The O horizon has hue of 10YR through 5YR, value of 2 through 3, and chroma of 1 or 2. Some undisturbed pedons have an A horizon with hue of 10YR through 5YR, value of 2 through 3, and chroma of 1 or 2. Reaction ranges from extremely acid through moderately acid.
In cleared areas, an Ap horizon is present with hue of 5YR through 10YR, value of 2 through 4, and chroma of 1 through 3. Texture is very fine sandy loam, loam, or silt loam. It has weak or moderate fine or medium granular structure and friable or very friable consistence. Reaction ranges from extremely acid through moderately acid.
The E horizon has hue of 5YR through 10YR, value of 5 through 7, and chroma of l or 2. Texture is fine sandy loam, very fine sandy loam, loam, or silt loam. It has thin or medium platy or subangular blocky structure, or fine granular structure. Reaction ranges from extremely acid through moderately acid.
The Bh horizon has hue of 5YR or 7.5YR, value of 2 or 3, and chroma of 1 or 2. Texture is very fine sandy loam, loam, or silt loam. It has weak or moderate fine or medium subangular blocky structure and friable or very friable consistence. Reaction ranges from extremely acid through moderately acid. Some pedons have a Bhs horizon with a value and chroma of 3 or less.
The Bs horizon has hue of 5YR, value of 3 through 6 and chroma of 3 through 8; or hue of 7.5YR or 10YR, value 3 through 5 and chroma of 4 through 6. The lighter colors are more common in the lower part. Texture is very fine sandy loam, loam, or silt loam with subhorizons of loamy very fine sand in some pedons. The Bs horizon has very weak, weak, or moderate subangular blocky or granular structure and friable or very friable consistence. Reaction ranges from very strongly acid through moderately acid. Some pedons have a BC or C horizon under the Bs horizon.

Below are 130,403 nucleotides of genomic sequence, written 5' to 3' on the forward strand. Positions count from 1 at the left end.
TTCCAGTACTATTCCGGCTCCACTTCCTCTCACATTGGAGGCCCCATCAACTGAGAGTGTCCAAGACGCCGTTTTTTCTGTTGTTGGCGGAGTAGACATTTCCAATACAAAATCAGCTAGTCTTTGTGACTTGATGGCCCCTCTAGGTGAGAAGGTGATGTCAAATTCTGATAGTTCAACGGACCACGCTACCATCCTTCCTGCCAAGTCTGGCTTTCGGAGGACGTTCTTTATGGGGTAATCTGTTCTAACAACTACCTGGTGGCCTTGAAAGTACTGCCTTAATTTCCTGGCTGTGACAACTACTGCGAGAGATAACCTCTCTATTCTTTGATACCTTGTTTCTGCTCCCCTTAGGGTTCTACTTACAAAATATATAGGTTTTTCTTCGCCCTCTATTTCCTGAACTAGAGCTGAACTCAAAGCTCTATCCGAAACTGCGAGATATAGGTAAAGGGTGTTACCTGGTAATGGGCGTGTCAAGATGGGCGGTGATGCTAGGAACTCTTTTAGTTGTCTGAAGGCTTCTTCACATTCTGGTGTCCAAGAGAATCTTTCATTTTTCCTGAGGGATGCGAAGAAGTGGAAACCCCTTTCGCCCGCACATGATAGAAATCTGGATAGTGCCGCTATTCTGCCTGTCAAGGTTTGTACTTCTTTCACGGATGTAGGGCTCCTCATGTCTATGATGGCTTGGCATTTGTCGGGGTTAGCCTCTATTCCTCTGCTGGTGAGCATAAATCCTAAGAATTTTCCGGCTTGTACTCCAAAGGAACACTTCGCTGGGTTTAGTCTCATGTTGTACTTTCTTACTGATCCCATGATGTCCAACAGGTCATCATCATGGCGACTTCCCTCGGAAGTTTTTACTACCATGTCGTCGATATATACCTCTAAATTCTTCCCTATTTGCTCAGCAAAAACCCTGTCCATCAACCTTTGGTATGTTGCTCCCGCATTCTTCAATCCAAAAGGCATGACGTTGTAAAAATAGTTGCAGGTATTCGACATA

The 2BC horizon has hue of 7.5YR through 2.5Y, value 3 through 5 and chroma of 2 through 4. Texture of the fine earth fraction ranges from silt loam through loamy sand. Reaction ranges from very strongly acid through neutral. Some pedons have a BC or C horizon under the Bs horizon.
The 2Cd horizon has hue of 10YR through 5Y, value of 3 through 5, and chroma of 2 through 4. It is sandy loam, fine sandy loam, loamy sand or loamy fine sand in the fine-earth fraction. It is massive, with or without plate-like divisions. In some pedons the upper part of the substratum is prismatic. Consistence is firm or very firm. Reaction ranges from strongly acid through slightly alkaline.
COMPETING SERIES: These are the
Welcome series in the same family. Bangor soils lack a lithologic discontinuity and have silt loam or loam textures in the substratum within the series control section. Berkshire, Groveton, and Houghtonville soils lack a Cd horizon in dense till within the series control section. DeKapen soils have more than 25 percent weathered pebbles in the solum. Elliottsville, Penquis, Revel, and Tunbridge soils have bedrock at a depth of 20 to 40 inches. Welcome soils have lower effective precipitation and are dry in the soil moisture control section for 45 to 60 consecutive days within the four month period that follows the summer solstice.